San Juan Basin Royalty Trust: Distributions About To Pop

| About: San Juan (SJT)
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San Juan Basin Royalty Trust (NYSE:SJT) is a natural gas trust that receives proceeds from wells operated by Burlington Resources (a subsidiary of ConocoPhillips (NYSE:COP)) in northwestern New Mexico. SJT recently announced a $0.0867/sh. distribution for December 2013 sales and its shares have recently traded around $18/sh. Considering two months in early 2013 when SJT failed to pay a distribution, its 12-month trailing yield is a paltry 4.8%.

Better times are ahead. The distribution has already staged a mild recovery, but with a continued steep decline in well development costs and rising natural gas prices, my analysis suggests that SJT's monthly distribution is set to surge an additional 50% in the coming months-likely starting with January results due next month. The rising distribution presents several different plays that investors may wish to consider, including both long and short positions.

SJT Distributions Show a Near-Term Rise and Long-Term Fall

As those familiar with my articles know, I analyze trusts using an engineering-style model that considers forecasts of future production, sales prices, and expenses, as well as a trust's unique underlying circumstances. Key assumptions for SJT include:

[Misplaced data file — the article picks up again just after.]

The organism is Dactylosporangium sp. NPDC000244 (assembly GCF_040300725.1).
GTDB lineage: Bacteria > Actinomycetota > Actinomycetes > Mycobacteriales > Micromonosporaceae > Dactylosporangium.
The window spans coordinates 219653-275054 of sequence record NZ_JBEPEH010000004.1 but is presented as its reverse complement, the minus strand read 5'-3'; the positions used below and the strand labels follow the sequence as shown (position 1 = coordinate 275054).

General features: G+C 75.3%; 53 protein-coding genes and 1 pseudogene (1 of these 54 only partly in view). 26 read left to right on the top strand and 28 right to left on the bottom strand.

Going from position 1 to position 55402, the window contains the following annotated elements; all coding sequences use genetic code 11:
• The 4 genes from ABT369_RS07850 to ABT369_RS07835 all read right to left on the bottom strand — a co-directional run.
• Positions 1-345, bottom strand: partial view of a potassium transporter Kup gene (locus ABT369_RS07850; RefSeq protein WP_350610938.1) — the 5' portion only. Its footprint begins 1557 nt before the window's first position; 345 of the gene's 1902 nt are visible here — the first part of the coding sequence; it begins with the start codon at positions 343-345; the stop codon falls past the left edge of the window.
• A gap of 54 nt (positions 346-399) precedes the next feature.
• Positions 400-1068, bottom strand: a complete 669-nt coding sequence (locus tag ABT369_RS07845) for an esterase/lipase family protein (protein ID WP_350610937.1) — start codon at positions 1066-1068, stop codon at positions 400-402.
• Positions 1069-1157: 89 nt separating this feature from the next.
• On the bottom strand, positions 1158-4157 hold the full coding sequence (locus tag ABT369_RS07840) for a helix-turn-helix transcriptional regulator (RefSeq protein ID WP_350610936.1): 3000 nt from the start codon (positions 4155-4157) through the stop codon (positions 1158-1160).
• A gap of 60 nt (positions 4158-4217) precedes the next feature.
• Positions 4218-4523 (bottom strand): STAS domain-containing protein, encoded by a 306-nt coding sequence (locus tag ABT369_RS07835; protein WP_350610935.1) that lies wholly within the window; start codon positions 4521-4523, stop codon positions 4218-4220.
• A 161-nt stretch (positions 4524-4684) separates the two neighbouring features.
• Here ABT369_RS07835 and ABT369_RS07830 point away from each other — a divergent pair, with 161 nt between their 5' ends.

• 2014 CapEx costs will be 80% lower than 2013
  • Total well production will decline from historical levels due to planned reductions in CapEx
  • Future sales prices will equal NYMEX HH and WTI futures markets, adjusted for historical spreads (-$11.76/boe for oil and +$0.02/mcf for gas)
  • Future lease and tax expenses are proportional to sales volume, total price, and time, as appropriate for the type of cost
  • SJT will terminate when trust distributions fall below $2M in two consecutive years and pay a residual, which is estimated as a multiple of prior year production

I explicitly avoid consideration of published reserves.

Using the model, I forecast that SJT's future distributions will increase substantially during 2014, to $0.13 for January (+40% month/month) and $1.70 over 12 months (+100% year/year). However, the model also suggests that SJT does not represent a good long-term buy. Even with the rise in distribution, SJT's long-term IRR is only 4.3%, which is lower than most of the trusts that I have reviewed. To figure out how to play this contradictory trust, we need to look at the forces and trends that are driving the distribution.